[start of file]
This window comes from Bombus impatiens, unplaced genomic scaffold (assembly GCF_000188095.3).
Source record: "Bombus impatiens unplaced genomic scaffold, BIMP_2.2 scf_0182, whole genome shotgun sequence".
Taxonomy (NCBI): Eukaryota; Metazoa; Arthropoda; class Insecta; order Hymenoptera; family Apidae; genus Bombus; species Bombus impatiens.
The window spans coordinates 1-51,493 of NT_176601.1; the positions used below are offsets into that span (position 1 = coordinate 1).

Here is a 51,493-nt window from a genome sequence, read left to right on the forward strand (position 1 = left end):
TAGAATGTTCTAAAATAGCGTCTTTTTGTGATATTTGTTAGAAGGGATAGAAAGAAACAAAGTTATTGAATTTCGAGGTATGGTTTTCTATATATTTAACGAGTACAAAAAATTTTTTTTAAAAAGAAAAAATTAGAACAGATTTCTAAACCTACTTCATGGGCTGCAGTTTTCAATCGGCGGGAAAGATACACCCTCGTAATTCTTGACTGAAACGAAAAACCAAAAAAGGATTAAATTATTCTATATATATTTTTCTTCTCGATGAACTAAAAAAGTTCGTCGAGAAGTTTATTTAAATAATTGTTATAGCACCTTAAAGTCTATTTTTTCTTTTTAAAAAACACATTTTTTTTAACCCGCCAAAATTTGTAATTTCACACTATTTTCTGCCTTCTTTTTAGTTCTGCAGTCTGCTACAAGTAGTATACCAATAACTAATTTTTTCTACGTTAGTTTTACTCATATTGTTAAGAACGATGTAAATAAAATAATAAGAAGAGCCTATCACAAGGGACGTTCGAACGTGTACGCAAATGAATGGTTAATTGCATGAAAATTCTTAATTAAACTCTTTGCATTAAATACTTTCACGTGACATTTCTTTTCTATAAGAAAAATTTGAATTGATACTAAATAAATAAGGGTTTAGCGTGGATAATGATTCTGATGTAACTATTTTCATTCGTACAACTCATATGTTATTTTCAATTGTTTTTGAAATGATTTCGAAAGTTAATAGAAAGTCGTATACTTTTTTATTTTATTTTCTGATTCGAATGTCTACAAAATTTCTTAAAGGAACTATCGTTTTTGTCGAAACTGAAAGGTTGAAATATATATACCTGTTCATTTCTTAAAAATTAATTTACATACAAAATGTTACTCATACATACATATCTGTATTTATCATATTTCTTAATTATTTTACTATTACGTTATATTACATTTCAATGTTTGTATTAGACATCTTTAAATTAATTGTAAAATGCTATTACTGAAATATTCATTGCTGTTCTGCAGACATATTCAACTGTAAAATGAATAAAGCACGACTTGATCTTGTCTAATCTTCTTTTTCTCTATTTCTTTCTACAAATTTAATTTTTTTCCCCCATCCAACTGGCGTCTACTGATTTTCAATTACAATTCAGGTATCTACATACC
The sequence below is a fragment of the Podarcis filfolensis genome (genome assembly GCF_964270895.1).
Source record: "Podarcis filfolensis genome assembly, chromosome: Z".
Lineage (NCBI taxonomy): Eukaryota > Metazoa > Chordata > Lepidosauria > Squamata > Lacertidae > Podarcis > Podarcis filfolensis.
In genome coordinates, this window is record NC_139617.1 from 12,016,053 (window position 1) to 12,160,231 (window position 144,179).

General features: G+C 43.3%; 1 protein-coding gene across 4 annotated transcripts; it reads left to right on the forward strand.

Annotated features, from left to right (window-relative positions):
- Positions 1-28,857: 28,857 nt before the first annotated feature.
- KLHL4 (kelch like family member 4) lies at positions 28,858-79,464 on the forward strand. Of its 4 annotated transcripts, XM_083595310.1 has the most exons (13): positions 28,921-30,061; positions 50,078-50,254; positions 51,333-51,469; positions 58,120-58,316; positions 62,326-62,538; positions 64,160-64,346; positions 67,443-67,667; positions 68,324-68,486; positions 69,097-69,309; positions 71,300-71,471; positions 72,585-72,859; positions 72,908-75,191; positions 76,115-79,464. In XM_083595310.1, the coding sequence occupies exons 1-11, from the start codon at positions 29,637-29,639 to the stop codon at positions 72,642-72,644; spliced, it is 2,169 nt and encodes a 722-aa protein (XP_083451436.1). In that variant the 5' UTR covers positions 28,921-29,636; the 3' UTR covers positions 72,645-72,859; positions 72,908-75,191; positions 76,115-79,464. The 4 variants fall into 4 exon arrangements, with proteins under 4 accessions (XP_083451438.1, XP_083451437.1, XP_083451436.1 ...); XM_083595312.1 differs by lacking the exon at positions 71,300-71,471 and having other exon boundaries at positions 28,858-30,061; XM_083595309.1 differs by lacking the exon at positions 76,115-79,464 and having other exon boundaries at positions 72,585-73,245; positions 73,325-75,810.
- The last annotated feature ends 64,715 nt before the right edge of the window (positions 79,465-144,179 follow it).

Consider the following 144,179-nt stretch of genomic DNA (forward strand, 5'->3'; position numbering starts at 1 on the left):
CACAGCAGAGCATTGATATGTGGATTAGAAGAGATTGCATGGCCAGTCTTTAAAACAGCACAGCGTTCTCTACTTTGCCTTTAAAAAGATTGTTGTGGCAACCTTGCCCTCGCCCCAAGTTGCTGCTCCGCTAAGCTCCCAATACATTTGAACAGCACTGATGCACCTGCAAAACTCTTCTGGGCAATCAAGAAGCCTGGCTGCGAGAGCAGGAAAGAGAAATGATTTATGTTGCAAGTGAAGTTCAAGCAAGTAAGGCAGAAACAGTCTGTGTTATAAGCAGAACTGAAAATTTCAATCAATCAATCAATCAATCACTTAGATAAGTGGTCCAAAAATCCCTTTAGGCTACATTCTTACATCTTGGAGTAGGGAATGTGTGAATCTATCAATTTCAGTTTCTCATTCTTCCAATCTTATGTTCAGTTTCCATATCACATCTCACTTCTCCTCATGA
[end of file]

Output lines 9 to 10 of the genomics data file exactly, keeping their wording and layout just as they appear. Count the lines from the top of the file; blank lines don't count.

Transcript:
Lineage (NCBI taxonomy): Eukaryota > Metazoa > Chordata > Lepidosauria > Squamata > Lacertidae > Podarcis > Podarcis filfolensis.
In genome coordinates, this window is record NC_139617.1 from 12,016,053 (window position 1) to 12,160,231 (window position 144,179).